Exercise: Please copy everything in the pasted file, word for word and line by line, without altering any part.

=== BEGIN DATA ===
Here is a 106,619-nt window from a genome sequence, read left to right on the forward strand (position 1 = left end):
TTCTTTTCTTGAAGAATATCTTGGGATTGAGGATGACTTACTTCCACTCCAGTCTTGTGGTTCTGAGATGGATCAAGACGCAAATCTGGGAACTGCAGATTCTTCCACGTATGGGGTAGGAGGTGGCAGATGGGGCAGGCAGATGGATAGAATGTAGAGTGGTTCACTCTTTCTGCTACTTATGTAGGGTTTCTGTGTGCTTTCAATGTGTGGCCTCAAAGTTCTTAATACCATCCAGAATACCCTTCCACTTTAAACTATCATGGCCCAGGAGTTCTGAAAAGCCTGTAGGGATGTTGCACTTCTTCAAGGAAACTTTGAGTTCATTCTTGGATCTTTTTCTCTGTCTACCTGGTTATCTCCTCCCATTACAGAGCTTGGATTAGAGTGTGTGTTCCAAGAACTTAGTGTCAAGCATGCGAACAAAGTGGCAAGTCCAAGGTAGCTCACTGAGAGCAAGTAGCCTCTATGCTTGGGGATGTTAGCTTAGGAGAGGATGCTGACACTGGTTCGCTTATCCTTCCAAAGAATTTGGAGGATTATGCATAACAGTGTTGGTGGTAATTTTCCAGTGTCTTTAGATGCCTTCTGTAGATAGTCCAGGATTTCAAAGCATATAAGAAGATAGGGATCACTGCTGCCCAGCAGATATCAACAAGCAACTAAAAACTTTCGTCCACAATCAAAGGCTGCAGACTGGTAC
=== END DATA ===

Here is a 106,619-nt window from a genome sequence, read left to right on the forward strand (position 1 = left end):
TTCTTTTCTTGAAGAATATCTTGGGATTGAGGATGACTTACTTCCACTCCAGTCTTGTGGTTCTGAGATGGATCAAGACGCAAATCTGGGAACTGCAGATTCTTCCACGTATGGGGTAGGAGGTGGCAGATGGGGCAGGCAGATGGATAGAATGTAGAGTGGTTCACTCTTTCTGCTACTTATGTAGGGTTTCTGTGTGCTTTCAATGTGTGGCCTCAAAGTTCTTAATACCATCCAGAATACCCTTCCACTTTAAACTATCATGGCCCAGGAGTTCTGAAAAGCCTGTAGGGATGTTGCACTTCTTCAAGGAAACTTTGAGTTCATTCTTGGATCTTTTTCTCTGTCTACCTGGTTATCTCCTCCCATTACAGAGCTTGGATTAGAGTGTGTGTTCCAAGAACTTAGTGTCAAGCATGCGAACAAAGTGGCAAGTCCAAGGTAGCTCACTGAGAGCAAGTAGCCTCTATGCTTGGGGATGTTAGCTTAGGAGAGGATGCTGACACTGGTTCGCTTATCCTTCCAAAGAATTTGGAGGATTATGCATAACAGTGTTGGTGGTAATTTTCCAGTGTCTTTAGATGCCTTCTGTAGATAGTCCAGGATTTCAAAGCATATAAGAAGATAGGGATCACTGCTGCCCAGCAGATATCAACAAGCAACTAAAAACTTTCGTCCACAATCAAAGGCTGCAGACTGGTAC